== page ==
Perhaps Hutton didn't know the difference between a poodle and a Boston Terrier. In any event, it was his wife's turn to speak:


Syracuse Journal, July 26
ABOARD S. S. CITY OF HAVRE, NORFOLK, Virginia (Universal) — Aimee Semple McPherson Hutton is going to carry the divorce fight back to David and file a cross-complaint to his suit, entered in Los Angeles.

If it’s freedom he wants, he can have it, but there will be no turning of the other cheek.

With flashes of her old self, thus spoke Sister Aimee after she had returned to America to cry a bit, sigh a bit, and tell the world — and David — a few things in general.

“He said he was a child of prayer and wanted to labor in the vineyard, but now he has become a torch singer and a man who does not care,” said Aimee. “I gave him everything my heart and purse possessed.

“I loved him when I married him. I loved him since, and I loved him even until now. But there is a limit to what a woman’s love can bear. Why David ever did these things to me, I can never explain. I doubt if he can.”


Some felt Hutton's biggest complaint was that he wasn't receiving enough money from his wife, who apparently restricted his role at Angelus Temple to singing in the choir.

So he struck out on his own, cashing in on his notoriety while proclaiming that he wanted to be his own man. He turned to vaudeville — what was left of it — and billed himself "a torch singer." Things did not go well.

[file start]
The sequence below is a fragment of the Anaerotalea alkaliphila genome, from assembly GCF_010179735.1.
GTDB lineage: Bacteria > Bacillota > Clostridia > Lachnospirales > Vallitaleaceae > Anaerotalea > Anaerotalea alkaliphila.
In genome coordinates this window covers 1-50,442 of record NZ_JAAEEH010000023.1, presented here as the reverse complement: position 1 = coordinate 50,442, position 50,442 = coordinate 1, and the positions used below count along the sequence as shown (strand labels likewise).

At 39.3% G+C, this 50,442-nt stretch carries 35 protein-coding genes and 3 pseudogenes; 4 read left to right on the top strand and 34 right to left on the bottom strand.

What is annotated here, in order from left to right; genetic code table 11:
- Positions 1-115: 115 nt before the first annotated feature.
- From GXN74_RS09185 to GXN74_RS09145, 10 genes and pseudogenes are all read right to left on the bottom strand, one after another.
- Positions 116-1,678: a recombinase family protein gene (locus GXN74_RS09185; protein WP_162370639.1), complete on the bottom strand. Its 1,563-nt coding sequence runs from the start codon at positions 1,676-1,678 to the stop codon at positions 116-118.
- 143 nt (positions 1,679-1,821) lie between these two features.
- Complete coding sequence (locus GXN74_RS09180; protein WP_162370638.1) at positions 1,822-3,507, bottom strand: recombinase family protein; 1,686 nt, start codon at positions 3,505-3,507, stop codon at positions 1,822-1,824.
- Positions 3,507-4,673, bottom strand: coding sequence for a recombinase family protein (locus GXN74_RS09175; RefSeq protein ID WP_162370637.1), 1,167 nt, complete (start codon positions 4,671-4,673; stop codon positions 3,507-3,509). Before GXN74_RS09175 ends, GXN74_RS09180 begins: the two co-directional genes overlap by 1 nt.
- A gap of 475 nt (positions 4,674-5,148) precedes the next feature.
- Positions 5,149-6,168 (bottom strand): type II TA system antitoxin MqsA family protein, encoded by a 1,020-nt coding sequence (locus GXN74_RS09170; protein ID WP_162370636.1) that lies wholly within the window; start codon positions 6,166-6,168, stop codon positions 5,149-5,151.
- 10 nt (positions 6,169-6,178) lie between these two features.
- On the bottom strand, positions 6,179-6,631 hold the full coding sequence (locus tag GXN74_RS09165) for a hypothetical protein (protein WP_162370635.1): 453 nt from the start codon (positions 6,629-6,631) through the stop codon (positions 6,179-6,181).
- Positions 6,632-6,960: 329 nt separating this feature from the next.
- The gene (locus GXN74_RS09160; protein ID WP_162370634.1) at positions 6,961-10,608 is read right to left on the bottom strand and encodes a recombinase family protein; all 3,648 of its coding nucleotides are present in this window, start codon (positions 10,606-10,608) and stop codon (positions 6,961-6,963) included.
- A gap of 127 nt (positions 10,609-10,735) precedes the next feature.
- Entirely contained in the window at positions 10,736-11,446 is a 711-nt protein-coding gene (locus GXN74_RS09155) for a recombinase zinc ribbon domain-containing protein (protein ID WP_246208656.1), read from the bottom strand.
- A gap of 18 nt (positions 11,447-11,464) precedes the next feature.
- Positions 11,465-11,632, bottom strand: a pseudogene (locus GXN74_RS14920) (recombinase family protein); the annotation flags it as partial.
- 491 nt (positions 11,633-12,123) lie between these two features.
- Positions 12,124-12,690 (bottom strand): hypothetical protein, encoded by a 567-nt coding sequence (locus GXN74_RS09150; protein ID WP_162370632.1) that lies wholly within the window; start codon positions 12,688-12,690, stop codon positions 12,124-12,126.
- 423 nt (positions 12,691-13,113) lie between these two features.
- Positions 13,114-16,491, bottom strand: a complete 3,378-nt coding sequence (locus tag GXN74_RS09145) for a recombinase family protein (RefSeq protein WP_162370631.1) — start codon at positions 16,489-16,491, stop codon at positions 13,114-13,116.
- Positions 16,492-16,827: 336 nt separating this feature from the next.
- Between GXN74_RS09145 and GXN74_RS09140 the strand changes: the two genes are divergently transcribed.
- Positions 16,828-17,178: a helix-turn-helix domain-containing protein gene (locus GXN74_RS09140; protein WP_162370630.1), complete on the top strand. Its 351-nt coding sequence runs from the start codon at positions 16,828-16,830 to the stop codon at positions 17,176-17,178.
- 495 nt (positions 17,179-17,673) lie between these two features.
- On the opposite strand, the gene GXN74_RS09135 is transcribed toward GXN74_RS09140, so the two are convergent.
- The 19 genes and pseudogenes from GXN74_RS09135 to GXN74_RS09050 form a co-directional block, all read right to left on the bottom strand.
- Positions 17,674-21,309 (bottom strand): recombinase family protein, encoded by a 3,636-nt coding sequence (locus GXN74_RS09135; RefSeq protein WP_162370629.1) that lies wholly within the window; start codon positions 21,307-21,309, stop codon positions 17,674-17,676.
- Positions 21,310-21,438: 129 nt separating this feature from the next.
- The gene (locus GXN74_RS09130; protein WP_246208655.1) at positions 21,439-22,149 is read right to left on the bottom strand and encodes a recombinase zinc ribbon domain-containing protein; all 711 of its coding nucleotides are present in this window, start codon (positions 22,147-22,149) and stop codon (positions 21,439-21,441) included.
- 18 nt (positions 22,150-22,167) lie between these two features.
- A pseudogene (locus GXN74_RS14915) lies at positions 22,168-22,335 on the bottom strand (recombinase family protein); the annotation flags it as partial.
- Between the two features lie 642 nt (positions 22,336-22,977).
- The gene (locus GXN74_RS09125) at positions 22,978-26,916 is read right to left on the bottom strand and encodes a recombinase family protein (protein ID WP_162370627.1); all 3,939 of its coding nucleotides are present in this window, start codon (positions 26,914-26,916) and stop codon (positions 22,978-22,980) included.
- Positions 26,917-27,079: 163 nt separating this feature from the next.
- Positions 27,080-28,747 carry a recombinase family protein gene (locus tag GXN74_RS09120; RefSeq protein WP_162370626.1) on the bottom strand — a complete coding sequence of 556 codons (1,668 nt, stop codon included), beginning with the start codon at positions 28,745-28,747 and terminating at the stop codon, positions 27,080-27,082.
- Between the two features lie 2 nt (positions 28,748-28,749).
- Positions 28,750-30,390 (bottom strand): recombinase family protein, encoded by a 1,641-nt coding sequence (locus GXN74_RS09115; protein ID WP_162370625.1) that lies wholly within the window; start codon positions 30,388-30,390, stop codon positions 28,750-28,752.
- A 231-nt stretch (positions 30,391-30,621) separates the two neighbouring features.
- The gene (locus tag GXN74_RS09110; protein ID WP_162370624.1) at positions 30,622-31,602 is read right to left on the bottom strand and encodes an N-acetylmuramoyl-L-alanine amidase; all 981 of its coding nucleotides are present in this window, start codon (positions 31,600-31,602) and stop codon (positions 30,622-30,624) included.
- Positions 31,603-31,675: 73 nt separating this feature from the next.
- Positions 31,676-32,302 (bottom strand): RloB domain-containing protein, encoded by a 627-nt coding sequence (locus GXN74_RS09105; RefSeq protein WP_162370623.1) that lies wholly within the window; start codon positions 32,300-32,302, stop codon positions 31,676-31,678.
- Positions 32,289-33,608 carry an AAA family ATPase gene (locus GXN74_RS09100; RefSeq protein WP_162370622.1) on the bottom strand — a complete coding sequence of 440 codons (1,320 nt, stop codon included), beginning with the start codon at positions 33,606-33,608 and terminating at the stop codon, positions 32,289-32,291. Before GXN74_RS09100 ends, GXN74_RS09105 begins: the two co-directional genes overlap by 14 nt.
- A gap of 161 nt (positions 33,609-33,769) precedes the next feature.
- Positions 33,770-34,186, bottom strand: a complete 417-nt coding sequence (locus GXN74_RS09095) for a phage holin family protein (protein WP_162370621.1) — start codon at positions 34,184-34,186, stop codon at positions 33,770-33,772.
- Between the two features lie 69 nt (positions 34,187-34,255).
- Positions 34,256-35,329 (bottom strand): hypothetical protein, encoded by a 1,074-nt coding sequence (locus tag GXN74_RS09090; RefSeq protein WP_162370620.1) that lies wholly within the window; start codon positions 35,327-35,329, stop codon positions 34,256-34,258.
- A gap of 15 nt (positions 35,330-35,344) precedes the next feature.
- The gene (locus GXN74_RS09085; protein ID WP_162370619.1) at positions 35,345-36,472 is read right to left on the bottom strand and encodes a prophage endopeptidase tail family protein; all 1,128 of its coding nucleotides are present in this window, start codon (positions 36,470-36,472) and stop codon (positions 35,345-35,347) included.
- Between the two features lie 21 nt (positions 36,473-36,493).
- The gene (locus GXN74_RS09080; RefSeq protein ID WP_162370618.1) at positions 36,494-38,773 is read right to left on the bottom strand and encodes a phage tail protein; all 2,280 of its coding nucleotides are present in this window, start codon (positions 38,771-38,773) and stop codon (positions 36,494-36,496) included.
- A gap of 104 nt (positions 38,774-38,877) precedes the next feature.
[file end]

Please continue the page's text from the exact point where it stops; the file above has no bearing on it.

The New York Sun, July 28
HOLLYWOOD (AP) — Last night, in his first appearance behind Hollywood footlights, David L. Hutton, former choir leader of Angellus Temple, became the target for a volley of eggs thrown by a woman in the audience.

Hutton, who is suing the temple pastor, Aimee Semple McPherson Hutton, for divorce. was not struck by any of the four eggs — good eggs, too — and the woman was arrested by a detective sitting near her.

At the police station she gave her name as Jane Jones, 27, and was booked on a charge of disturbing the peace. She told police she was not a member of the temple congregation.


A few months later, in 1934, David Hutton no longer was Mr. McPherson. His singing career went nowhere and he faded into obscurity.

While never as popular again as she was in the 1920s, Aimee Semple McPherson, despite financial problems and a knack for finding trouble and attracting lawsuits, carried on until her death in 1944. She was only 53 years old.

In 1933, Ms. McPherson crossed paths with one of the year's most notorious women, Mrs. Jessie Costello, who after being acquitted of murder, tried to find a place in the evangelists's organization. But just as Mrs. Costello charmed jurors into a "not guilty" verdict, she may have proved too charming for Mrs. McPherson's audiences. Rumor was the evangelist was jealous of the newcomer and sent her packing.